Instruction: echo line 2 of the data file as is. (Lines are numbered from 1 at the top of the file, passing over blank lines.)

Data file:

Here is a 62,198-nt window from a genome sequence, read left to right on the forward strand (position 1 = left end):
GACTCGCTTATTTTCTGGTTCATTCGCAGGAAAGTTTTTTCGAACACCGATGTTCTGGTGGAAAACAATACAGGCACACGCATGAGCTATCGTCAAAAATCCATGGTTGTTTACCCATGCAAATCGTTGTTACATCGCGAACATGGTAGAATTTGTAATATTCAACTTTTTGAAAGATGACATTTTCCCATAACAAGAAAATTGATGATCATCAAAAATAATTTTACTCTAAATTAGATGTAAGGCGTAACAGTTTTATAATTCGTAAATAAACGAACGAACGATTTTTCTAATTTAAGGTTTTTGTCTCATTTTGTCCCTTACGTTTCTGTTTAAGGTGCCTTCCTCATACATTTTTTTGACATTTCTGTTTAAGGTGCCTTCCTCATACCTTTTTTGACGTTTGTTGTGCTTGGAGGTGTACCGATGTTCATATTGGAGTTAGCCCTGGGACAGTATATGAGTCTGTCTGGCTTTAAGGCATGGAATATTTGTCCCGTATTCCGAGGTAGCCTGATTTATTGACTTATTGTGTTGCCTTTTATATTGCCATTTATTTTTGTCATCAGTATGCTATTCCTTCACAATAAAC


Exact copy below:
GACTCGCTTATTTTCTGGTTCATTCGCAGGAAAGTTTTTTCGAACACCGATGTTCTGGTGGAAAACAATACAGGCACACGCATGAGCTATCGTCAAAAATCCATGGTTGTTTACCCATGCAAATCGTTGTTACATCGCGAACATGGTAGAATTTGTAATATTCAACTTTTTGAAAGATGACATTTTCCCATAACAAGAAAATTGATGATCATCAAAAATAATTTTACTCTAAATTAGATGTAAGGCGTAACAGTTTTATAATTCGTAAATAAACGAACGAACGATTTTTCTAATTTAAGGTTTTTGTCTCATTTTGTCCCTTACGTTTCTGTTTAAGGTGCCTTCCTCATACATTTTTTTGACATTTCTGTTTAAGGTGCCTTCCTCATACCTTTTTTGACGTTTGTTGTGCTTGGAGGTGTACCGATGTTCATATTGGAGTTAGCCCTGGGACAGTATATGAGTCTGTCTGGCTTTAAGGCATGGAATATTTGTCCCGTATTCCGAGGTAGCCTGATTTATTGACTTATTGTGTTGCCTTTTATATTGCCATTTATTTTTGTCATCAGTATGCTATTCCTTCACAATAAAC